Entries from April 2010 ↓

Defense loses this ballgame

Most of what I hate about the newspaper industry was encapsulated in a single session at the American Society of News (not Newspapers! Really!) Editors meeting in D.C. a few days ago. An otherwise smart agenda took the inevitable detour down the rabbit hole with yet another discussion of pay walls.

Walter Hussman, publisher of the Arkansas Democrat-Gazette in Little Rock, flogged his usual paywall-as-a-defense argument: In a world where online users are worth less than print readers, he seems to say don’t bother with the former. “Why would I want to be platform agnostic when I can get (ad rates of) $40 (per thousand print readers) instead of $4?”

 I was reminded of two recent, similar quotes:

  •  An analysis ascribed to Washington Post president Steven Hills in a devastating New Republic piece on the paper’s woes: Post print readers are worth $500 a year in revenue; online readers are worth only $6.
  • Rupert Murdoch’s assertion that users will cough up for online content: “When they’ve got nowhere else to go they’ll start paying.”  

Hussman and Hills are both falling for the same “defense first!” mentality that has crippled innovation at newspapers. They’re implicitly assume print readership will stay the same forever (it isn’t ), and that print ad revenues will maintain, too (they aren’t).

Rupert is making an even bigger mistake. He assumes “nowhere else to go,” conveniently forgetting that his media empire was built on expensive printing plants and government broadcast licenses, each of which makes competition economically unfeasible.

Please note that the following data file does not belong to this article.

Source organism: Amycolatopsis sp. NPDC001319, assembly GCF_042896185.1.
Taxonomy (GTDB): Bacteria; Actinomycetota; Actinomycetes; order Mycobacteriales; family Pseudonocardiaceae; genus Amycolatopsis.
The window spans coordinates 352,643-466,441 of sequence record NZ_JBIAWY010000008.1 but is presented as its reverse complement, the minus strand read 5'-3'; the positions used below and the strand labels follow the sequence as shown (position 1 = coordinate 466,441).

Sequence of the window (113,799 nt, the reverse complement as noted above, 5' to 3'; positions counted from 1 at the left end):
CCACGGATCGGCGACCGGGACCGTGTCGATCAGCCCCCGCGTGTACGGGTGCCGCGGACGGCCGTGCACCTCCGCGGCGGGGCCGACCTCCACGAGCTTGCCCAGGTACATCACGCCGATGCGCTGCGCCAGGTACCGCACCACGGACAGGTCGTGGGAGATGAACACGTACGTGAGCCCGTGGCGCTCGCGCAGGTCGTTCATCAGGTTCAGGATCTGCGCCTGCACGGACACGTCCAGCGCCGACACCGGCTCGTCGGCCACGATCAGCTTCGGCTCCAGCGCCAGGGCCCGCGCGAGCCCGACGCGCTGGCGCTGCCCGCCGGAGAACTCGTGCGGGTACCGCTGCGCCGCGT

Clearly, Rupe hasn’t noticed that those monopolies are gone (or maybe he’s blustering). Local television stations are emerging as real competitors  to newspaper sites in many markets. Some, like Allbritton Communications in Washington, are building separate sites to target niches and general news. And there are plenty of independent  local  sites, with new ones springing up all the time. On their own, they may not seem formidable. But enough of them in a community could ruin a local newspaper publisher’s day. No wonder potential entrepreneurs are licking their chops.

 (The ease of publishing via free services like WordPress  and Blogger are a key reason that “information wants to be free.” More on that, including some semi-geeky economic theory, another day.)

 If competition makes paywalls nothing more than defense (and the numbers sure seem to make that case), then what’s a better answer? What gets at Hussman and Hills’ arguments that print readers are worth more?

Let’s take this out of the emotional world of change for a second, and into the dispassionate world of math. Everyone remember the commutative and associative properties from third grade?

If your print readers are worth 10 times your online users, then work to get 10 times the number of online users. You’ll make the same amount of money. (Actually, you’ll end up with more – production costs are lower on digital platforms. No paper, no trucks.)